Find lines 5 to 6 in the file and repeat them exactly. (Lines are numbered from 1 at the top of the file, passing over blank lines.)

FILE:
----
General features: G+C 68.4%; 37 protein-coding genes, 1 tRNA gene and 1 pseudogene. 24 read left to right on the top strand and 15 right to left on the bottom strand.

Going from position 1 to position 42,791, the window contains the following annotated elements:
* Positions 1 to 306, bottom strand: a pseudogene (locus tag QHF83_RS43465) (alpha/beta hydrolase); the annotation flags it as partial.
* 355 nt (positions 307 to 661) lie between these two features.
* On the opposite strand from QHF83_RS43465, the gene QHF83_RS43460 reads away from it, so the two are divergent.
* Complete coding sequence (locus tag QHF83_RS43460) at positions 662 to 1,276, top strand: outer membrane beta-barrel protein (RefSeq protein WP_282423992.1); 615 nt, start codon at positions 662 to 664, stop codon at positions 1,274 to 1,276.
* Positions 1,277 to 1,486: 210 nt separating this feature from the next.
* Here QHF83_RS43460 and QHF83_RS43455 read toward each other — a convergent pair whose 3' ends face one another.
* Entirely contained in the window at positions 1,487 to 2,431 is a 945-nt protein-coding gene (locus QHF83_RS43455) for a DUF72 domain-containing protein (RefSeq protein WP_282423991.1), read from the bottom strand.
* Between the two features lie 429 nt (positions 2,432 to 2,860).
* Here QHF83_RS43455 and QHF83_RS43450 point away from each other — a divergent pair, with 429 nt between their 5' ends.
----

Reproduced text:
* On the opposite strand from QHF83_RS43465, the gene QHF83_RS43460 reads away from it, so the two are divergent.
* Complete coding sequence (locus tag QHF83_RS43460) at positions 662 to 1,276, top strand: outer membrane beta-barrel protein (RefSeq protein WP_282423992.1); 615 nt, start codon at positions 662 to 664, stop codon at positions 1,274 to 1,276.